The cast here is horrible. I dare say it’s one of the worst casts ever put on film, which is odd considering I like a lot of the actors in the film. George Clooney dons the cape and cowl. I like Clooney a lot, but as an actor, he mostly just plays variations on himself. For the most part, that’s okay; I usually enjoy watching Clooney do just that. But that doesn’t work here. The thing is, Batman is an established and definitive character. Any actor playing Batman needs to really lose himself in the role because Batman is a character who’s bigger than any actor. But Clooney just goes through the film as his usual self. Every other actor that played Batman tried, even Val Kilmer. Clooney just slept through the part. Chris O’Donnell is extremely annoying as Robin, doing nothing but whining throughout the entire film. To be fair, a feel O’Donnell was stuck with horrible writing, but still. Alicia Silverstone delivers one of the film’s worst performances as Barbara/Batgirl. First off, there’s the fact that she’s allegedly born and raised in Britain and yet has no trace of an accent. Still, I could forgive her lack of an accent if she gave a solid performance. That isn’t the case though. Silverstone is horrible, never showing any convincing emotion and goes through most of the film looking like an idiot. She may be a decent actress and may have given better performances in other films, I wouldn’t know, but she is atrociously bad here.

It’s the villains that really take the cake here though. In talking about them, I’ll go from least offensive portrayal, to most offensive. Least offensive we have Uma Thurman’s Poison Ivy. Ivy is the only villain who isn’t completely screwed up. The core of the character, a villain who uses her sexuality against men while pushing forward her environmental beliefs, is there. The problem is in the way it’s handled. Instead of coming off as dangerous and interesting, Thurman’s Poison Ivy is obnoxious and annoying. The key here is subtlety, or lack there of. Thurman plays everything so over the top that none of it can be taken seriously. Particularly laughable are the ways Thurman tries to make Ivy come off as sexy. The film tries to make Poison Ivy come off as irresistible, but she doesn’t feel like a sexy woman, she feels like a woman trying (and failing) to be sexy. One of the things I like about the Poison Ivy character is the way things seem so effortless for her, but that doesn’t come across here. I know Thurman is a good actress, but she played a horrible Poison Ivy. The film’s treatment of Bane is probably the worst, but it doesn’t bother me as much as the treatment of Mr. Freeze (which I’ll talk about soon). In the comics, Bane is strong, but he isn’t a brute. In fact, he’s incredibly intelligent, able to deduce Batman’s secret identity and construct a brilliant plan to break him. In this film, Bane is a lobotomized goon who goes around repeating the lines of others and occasionally being involved in horrible action scenes. He’s little more than Poison Ivy’s henchman, and is Bane in name only. At least it looks like Chris Nolan will redeem the character in The Dark Knight Rises.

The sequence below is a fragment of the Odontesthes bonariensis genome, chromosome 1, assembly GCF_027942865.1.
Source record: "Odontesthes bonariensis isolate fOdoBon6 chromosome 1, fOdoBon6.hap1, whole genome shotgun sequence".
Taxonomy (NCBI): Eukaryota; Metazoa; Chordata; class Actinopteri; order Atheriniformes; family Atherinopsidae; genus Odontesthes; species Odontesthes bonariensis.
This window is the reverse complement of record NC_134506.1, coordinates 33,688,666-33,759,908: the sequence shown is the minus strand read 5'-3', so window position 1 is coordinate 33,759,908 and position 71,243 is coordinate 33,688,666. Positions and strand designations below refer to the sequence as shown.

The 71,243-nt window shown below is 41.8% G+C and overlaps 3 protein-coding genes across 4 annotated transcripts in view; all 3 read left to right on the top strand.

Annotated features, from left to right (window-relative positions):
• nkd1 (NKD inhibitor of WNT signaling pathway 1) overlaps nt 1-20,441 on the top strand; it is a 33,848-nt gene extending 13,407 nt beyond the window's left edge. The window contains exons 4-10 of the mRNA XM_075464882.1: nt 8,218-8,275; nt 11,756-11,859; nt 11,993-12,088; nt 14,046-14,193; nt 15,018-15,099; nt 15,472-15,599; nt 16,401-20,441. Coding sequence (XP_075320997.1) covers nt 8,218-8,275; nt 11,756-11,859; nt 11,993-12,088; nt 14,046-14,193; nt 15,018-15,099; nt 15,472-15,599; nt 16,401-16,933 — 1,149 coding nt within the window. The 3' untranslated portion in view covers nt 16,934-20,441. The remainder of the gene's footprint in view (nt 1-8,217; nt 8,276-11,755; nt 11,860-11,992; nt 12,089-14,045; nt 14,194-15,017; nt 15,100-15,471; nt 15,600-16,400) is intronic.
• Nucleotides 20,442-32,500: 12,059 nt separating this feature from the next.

For me, it’s the treatment of Mr. Freeze that really gets my blood boiling. Brief history; throughout Freeze’s tenure as a Batman villain, he was little more than a D-lister with a freezing gimmick. Than in 1992, Batman: The Animated Series turned him into one of the most tragic villains in comic history with their Emmy-winning episode “Heart of Ice”. This episode, combined with other episodes, transformed his character into a tortured soul who could seemingly no longer feel. His wife, while still alive, is stricken with a disease and must be kept cryogenically frozen. I love this version of Mr. Freeze. I think he’s one of the greatest Batman villains of all time. That’s why watching Batman and Robin is one of the most frustrating things for me. Sure, the basics are there: cryogenic suit, freeze gun, cryogenically frozen wife stricken with disease, it’s there. But the character is handled completely wrong. Any sense of tragedy is removed in favour of ice related puns and goofy humour. Now the Mr. Freeze of the animated series had ice related dialogue too, but there, it had a sense of elegance. Let’s compare; here’s a line from Batman: The Animated Series, “In my nightmares I see my Nora behind the glass, begging to me with frozen eyes.” And here’s a line from Batman and Robin, “What killed the dinosaurs? THE ICE AGE!!!!” The difference is night and day. To see such an interesting and fantastic character reduced to such a ridiculous joke is heartbreaking. Arnold Schwarzenegger looks like he’s having a blast with the role. I’m a Schwarzenegger fan, but this is one time I can’t side with the big guy.